Later I submitted a question asking “Why did you need a year of extra time?” and Nicola actually denied he needed that long. Only Rickman’s film commitments, he says, would have made them have to wait till next season. So presumably Rickman has movies shooting from April through the end of the year? Possible. (And verifiable...) But why not say! Nicola could help himself if he were able to say, “Hey, I wanted to do it just a month or two later, but Rickman had Harry Potter Part Ten to do.” Nicola’s inability, still, to spell out which future dates he was considering is a wall I keep coming up against. You can’t deny “indefinitely postponing” without offering a very specific counter-narrative of “definite” postponement.

At least he said nothing about lighting plot problems or travel visas. As for Rickman’s film schedule, though, I can’t help wondering how much time he even really needed to rehearse a one-woman show he had already directed with the same actress. Yes, there would have had to be some scenic adjustments and such. In an idea world, maybe a two-week rehearsal “pick-up” process. But I wonder if he would have been amenable to just putting in one week and sending an assistant? Whatever the particulars, doesn’t there seem to be a lot of room for negotiation here? That is, if Nicola was offering a production soon. But again, Nicola claims the Royal Court were the ones to abruptly cut off negotiations.

In other news, Nicola acknowledged for the first time publicly that NYTW did not have the rights to “Rachel Corrie” anymore--indeed that they never had! In saying he hopes it “will be seen” he also finally came close to admitting it will never be done at his theatre. Hopefully that can go some way toward closing this chapter.

When Nicola was asked if he thought his decision was a mistake he indeed said, “No, I don’t,” adding: “If the producer is not confident and committed that is a bad collaborator.” (He did admit at other times to misjudgments in handling the controversy afterwards, though.) This brought home his main appeal throughout the evening regarding “context.” From his point of view, once he became aware of how much some people were going to attack this play he wanted to be best prepared to defend it—and, presumably, defend his theatre company. While he proceeded to prepare this defense (aka “context”) in late January-early February, somewhere around mid-February he decided he needed more time, but not sure how much more time. (Notable that there was no mention at all tonight of Hamas or Sharon’s coma.)

That’s the essence of Nicola’s story tonight, as fairly as I can represent it. After he spoke, there could finally be more dialogue. Not, unfortunately, directly with the audience but amongst the panel! It was fascinating to watch who ventured to come to Nicola’s side, who stayed out of it, and who took him on directly. The last of these was roles was played by Irene Lewis who squarely admonished him for not sticking to his passion for the play and trusting his audience. (Or trusting the new audience that would come out for this.) That she said this after recounting her own efforts to bring a controversial Israeli play about the assassination of Yitzhak Rabin ("The Murder of Isaac") to her Center Stage in Baltimore, gave her some credibility. (She endorsed all kinds of outreach and context—but only after the play is committed to, not as part of a vetting process.) Bill T. Jones was less confrontational, but asked Nicola probing questions about his decision making process, general info that didn’t reveal much to the informed, but at least someone was there to get answers!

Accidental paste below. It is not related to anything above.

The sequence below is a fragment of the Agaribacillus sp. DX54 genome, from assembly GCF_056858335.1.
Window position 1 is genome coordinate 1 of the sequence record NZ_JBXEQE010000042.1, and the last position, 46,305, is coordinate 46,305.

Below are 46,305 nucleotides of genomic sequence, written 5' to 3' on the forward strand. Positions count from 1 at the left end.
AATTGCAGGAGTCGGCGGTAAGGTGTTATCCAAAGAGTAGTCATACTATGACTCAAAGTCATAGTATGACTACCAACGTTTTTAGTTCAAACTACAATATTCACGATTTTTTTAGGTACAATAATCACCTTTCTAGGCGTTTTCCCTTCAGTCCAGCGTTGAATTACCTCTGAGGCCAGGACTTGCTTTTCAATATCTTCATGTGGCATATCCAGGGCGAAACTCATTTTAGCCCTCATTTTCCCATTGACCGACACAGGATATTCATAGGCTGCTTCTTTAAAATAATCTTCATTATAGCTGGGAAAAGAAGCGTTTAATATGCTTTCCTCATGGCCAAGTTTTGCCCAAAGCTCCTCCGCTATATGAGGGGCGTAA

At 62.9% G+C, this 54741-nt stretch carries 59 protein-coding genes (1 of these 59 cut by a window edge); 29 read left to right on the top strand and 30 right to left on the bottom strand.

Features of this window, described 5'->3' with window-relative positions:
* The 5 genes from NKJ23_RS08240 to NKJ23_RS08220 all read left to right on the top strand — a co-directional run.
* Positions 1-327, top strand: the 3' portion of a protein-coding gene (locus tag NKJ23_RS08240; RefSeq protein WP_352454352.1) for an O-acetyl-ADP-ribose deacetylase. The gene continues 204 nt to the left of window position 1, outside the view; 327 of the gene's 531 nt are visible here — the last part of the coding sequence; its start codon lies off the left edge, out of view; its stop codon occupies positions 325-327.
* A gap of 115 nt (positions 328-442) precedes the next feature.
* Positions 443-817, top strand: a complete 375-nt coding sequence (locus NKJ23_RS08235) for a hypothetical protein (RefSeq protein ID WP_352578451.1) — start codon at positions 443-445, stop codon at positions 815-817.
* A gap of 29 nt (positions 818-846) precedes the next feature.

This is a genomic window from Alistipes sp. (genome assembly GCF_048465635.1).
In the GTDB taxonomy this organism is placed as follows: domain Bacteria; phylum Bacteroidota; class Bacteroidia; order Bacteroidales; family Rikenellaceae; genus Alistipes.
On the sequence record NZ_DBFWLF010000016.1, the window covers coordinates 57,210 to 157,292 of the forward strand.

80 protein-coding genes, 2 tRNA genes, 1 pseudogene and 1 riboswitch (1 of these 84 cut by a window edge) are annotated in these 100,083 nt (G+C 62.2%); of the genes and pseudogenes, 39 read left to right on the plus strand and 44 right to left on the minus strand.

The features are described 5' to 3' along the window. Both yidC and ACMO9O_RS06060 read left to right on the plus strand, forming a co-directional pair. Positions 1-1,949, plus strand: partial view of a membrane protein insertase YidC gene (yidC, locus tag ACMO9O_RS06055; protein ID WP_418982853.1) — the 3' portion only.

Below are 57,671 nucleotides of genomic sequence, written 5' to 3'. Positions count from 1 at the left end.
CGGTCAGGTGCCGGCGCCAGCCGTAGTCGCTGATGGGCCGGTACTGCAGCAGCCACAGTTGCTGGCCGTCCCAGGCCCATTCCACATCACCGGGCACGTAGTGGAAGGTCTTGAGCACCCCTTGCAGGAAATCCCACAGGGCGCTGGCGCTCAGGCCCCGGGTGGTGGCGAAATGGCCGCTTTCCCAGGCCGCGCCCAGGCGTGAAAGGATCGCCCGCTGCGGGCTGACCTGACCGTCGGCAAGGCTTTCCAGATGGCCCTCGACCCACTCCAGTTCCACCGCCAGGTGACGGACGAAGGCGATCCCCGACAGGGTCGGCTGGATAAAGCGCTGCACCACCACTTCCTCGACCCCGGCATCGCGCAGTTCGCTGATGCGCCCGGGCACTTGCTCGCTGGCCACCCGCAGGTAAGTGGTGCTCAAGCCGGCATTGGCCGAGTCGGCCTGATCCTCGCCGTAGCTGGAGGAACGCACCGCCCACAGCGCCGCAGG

Nicola’s main defender turned out to be Ari Roth, head of DC’s “Theatre J” (that’s J for Jewish). Roth—in recounting his own theatre’s work—seemed to present the case Nicola wishes he could present. Roth displayed great fluency in middle east issues and took pride in the very aggressive outreach efforts he makes amongst his relatively small audience. (He opened a “Peace Cafe” for post-show discussion between Jews and Muslims.) Roth insisted “Rachel Corrie”--while an “effective” play—presented a special challenge to a theatre because it’s one-sided and therefore demanded “filling in the blanks.” It became clear, though, that Roth would have spotted that in the play from the moment he picked it up.

I’ll try to follow up with some more notes tomorrow, but that seems plenty to digest for now. For those of you who were there, please fill out the picture. For those who were not, and you want to know more, ask away!

In short—nothing really changed in our knowledge of this story. As a discussion on controversy and theatre, it was fine in that we heard some good anecdotes from a very cool panel. But not everyone seemed to be there for the same purpose. It was kind of like a limited Jim Nicola press conference, with four other dignitaries along for the ride.

13 comments:

Anonymous said...

That's really what these artistic directors want -- "peace cafes" in the lobby of every theatre. Good Lord.

freespeechlover said...

Thanks anonymous, you said exactly what I was thinking. Let's all hold hands and eat hummos and have the epiphany that we're all human. Wow, that's truly a challenging, progressive act that I have to put down on my calendar.